• Ad blocking techniques or software that prevents any requests to the Ad Manager domain may have no impact on the impression measurement as this situation may prevent both the ad request and the measurement, resulting in an accurate count of zero impressions. 
  • However, ad blocking software that blocks images or content from the creative server, but not Ad Manager ad servers, may result in an overstatement if the ad request is processed and counted, but the browser subsequently prevents the display of the ad creative. 
  • Additionally, certain ad blocking tools may also be customised by the user to block content based on the image size. The software compares the size of the image/creative to the set parameters of the filter and if it matches the parameters, the image is blocked, potentially resulting in overstatement of the impression.

On Facebook the platform uses Gross Impressions to record the unfiltered number of times that adverts appear on-screen, including when they were shown to detectable invalid or non-human traffic that Facebook filters out.

These include both valid and invalid impressions and Facebook does not charge for these, or other invalid traffic. It considers an impression as invalid if the ad was shown to non-human traffic that it detects, or from other sources such as IP addresses associated with fraud.

You can compare impressions to gross impressions to understand how often your ads are on screen for invalid or non-human traffic. Advertisers do not pay for impressions that Facebook determines to be invalid, and invalid impressions are excluded from all other reporting.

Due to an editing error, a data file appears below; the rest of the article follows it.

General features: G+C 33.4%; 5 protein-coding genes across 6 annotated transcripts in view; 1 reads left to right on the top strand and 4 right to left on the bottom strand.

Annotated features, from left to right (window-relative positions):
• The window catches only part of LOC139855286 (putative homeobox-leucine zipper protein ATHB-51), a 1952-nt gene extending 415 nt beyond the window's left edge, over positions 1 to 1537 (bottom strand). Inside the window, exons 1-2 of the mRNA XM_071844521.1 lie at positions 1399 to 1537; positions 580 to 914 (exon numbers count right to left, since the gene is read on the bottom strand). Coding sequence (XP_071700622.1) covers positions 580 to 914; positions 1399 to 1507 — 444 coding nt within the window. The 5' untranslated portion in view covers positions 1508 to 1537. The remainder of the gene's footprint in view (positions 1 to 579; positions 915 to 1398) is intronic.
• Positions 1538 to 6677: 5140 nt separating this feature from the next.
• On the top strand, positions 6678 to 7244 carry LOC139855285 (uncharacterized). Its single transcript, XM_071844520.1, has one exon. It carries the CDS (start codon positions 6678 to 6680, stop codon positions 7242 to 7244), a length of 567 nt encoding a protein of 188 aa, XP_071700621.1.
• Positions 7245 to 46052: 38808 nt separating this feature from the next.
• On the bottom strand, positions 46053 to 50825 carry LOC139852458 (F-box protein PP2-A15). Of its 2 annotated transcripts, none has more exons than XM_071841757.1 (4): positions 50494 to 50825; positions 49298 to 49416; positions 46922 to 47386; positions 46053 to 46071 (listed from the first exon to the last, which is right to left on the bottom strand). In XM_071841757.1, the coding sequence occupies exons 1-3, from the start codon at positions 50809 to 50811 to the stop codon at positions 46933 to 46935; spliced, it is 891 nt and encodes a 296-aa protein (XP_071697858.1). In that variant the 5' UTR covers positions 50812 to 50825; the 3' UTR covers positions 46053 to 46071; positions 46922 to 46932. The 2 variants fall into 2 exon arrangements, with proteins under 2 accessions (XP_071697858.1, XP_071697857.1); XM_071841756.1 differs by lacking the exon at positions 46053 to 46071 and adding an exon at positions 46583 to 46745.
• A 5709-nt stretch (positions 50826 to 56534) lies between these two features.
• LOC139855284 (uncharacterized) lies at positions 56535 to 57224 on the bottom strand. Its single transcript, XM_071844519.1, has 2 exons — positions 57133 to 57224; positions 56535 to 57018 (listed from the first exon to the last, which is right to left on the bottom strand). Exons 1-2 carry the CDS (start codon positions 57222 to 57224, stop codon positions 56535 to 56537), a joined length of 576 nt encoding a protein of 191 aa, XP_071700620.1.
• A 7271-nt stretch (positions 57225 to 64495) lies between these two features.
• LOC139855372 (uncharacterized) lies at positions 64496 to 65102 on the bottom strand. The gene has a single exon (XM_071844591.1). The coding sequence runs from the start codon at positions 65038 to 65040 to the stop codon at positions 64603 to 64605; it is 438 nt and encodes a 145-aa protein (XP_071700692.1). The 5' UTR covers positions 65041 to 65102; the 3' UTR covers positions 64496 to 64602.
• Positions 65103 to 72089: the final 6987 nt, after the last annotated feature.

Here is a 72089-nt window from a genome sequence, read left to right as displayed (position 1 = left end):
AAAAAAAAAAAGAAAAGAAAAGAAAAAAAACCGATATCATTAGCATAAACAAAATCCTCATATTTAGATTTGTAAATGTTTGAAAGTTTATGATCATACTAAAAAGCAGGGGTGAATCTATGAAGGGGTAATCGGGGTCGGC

Impressions versus clicks

You may be asking yourself if switching from an impression based ad campaign to a CPC one is the way to go. If you’re paying per click, you’re only paying for those that click on your ad presumably? 

Of course, it’s not that simple as the cost per click adapts depending on how many times your ad is displayed before it receives any clicks. So if your adverts need more impressions for one click, your costs will rise. Then, in the case of Google ads, your CPC price is also determined by the quality score and how many advertisers you are bidding against.

Impression fraud 

The lesser known element that you’re paying for with CPC and CPM campaigns, is impression and click fraud, AKA fake clicks. Impression fraud comes from a variety of sources including: 

  • Web scrapers
  • Automated external bots
  • Fake social accounts
  • Falsified ad placements
  • App malware

Both Google and Facebook have processes in place to prevent obvious fraudulent clicks or bots from viewing and clicking on your ad campaigns.